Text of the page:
Improving the Reach of Gravitational-Wave Astronomy

  • Connor Mcisaac

Student thesis: Doctoral Thesis


The field of gravitational wave astronomy has provided the first direct observations of gravitational waves. Using ground-based LASER interferometers
gravitational wave signals from compact binary coalescence have been observed
including the observation of binary neutron stars and binary black holes. This
thesis focuses on modelled searches for compact binary coalescence and introduces new methods to search for signals in challenging areas of the parameter space, improving their sensitivity to currently unobserved systems.
We begin by reviewing the theory of gravitational waves, focusing on compact
binaries coalescences. We describe the basic setup of LASER interferometers
and the data that they produce. We then discuss the methods used within the
modelled search to analyse the detector data and to mitigate the effects of noise.
We introduce a new framework for the construction and tuning of χ2 signalconsistency tests using machine-learning methods. This framework is applied to a search targeting intermediate mass black hole binaries, and a new χ2 test is created to target short-duration noise transients that reduce the sensitivity of the search. We demonstrate the effect of the new χ2 test on the sensitivity of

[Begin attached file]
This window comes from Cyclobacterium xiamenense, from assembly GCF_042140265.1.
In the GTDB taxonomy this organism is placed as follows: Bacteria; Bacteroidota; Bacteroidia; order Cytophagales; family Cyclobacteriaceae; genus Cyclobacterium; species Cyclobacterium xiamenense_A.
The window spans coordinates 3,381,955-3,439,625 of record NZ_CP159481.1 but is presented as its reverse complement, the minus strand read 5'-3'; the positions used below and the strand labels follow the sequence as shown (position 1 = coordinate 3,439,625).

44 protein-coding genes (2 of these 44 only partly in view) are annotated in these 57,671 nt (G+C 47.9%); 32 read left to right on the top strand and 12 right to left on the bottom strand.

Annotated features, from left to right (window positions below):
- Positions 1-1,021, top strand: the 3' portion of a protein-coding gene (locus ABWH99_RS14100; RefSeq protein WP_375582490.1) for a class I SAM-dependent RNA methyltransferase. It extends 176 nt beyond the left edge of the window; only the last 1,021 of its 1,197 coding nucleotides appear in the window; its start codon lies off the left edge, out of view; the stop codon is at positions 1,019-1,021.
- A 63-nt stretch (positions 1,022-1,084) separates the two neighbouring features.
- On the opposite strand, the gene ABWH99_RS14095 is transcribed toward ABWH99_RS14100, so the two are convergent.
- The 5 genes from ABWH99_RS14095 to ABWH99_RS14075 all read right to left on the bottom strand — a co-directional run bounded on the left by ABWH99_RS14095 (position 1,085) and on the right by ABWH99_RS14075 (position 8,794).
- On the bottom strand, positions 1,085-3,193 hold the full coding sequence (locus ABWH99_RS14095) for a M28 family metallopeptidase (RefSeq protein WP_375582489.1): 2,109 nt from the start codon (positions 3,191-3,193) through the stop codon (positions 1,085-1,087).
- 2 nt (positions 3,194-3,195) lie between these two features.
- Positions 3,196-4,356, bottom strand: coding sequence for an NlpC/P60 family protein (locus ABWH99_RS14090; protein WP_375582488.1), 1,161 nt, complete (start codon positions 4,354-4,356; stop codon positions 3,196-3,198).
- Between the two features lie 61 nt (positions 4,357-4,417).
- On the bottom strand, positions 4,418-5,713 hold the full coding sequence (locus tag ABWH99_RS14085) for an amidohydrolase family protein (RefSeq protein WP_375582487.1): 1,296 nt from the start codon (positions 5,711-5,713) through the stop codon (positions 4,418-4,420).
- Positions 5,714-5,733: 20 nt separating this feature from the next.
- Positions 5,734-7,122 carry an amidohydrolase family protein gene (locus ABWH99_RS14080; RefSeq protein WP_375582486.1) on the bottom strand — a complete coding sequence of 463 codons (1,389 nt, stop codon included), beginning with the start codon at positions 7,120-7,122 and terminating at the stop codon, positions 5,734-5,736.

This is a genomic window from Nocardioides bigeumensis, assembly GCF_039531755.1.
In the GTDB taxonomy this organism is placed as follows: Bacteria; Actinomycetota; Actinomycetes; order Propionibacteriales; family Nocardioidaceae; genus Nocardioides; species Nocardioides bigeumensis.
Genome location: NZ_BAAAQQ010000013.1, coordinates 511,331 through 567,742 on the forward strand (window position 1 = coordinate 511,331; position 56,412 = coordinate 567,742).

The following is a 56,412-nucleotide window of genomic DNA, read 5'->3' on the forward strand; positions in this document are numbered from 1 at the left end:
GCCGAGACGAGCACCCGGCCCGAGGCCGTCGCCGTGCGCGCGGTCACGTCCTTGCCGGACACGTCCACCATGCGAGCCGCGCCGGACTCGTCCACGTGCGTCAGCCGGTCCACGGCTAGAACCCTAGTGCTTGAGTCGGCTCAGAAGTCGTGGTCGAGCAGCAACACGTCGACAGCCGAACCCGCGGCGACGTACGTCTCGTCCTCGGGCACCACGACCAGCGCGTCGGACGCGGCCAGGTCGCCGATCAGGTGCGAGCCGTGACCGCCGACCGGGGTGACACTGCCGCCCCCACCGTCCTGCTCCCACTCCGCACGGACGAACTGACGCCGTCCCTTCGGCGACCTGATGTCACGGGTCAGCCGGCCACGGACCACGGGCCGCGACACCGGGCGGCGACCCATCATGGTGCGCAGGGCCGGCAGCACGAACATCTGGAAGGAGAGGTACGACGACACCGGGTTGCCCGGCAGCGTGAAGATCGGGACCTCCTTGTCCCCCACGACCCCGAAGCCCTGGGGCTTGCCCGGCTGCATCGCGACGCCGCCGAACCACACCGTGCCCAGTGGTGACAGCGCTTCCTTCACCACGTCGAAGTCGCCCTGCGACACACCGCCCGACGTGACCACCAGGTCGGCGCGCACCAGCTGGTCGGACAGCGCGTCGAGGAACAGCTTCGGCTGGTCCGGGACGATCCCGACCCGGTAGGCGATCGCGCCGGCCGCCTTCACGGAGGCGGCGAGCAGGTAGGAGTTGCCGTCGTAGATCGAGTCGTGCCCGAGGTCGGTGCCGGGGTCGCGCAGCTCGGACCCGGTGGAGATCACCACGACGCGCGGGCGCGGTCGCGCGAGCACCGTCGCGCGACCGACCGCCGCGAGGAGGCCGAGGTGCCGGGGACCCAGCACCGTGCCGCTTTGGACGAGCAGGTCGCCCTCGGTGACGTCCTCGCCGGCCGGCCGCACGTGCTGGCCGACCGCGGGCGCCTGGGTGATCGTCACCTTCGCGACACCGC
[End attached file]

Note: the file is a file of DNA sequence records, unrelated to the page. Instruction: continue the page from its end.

the search, showing an increase in the sensitive volume of ∼ 11% for binaries
with masses > 300M⊙.
We develop a search for precessing binaries using a harmonic decomposition of
the precessing waveforms. We demonstrate a method for creating template banks
for use in this search and adapt the existing χ2 and coincident signal-consistency
tests in order to minimise the additional noise introduced by this model. We
show that for neutron star black hole binaries the sensitivity of the search can
be increased by ∼ 50% for the most extreme cases of precession, demonstrating
this method as a promising solution to the observation of precessing binaries.
We perform a targeted search for strongly lensed counterparts of known
gravitational wave events and the results are tested for consistency with the
noise hypothesis. A method is developed using nested sampling in order to test
if any new candidate is more consistent with a second strongly lensed image or
an independent astrophysical event. Simulated signals are then used to test the
sensitivity of the search and to investigate a proposed extreme lensing hypothesis, ruling out the hypothesis with high confidence.
Finally, we describe the Black Hole Hunter public outreach tool and discuss
updates to the game and its application to public outreach.
Date of Award27 Feb 2023
Original languageEnglish
Awarding Institution
  • University of Portsmouth
SupervisorIan Harry (Supervisor), Robert Nichol (Supervisor) & Coleman Krawczyk (Supervisor)

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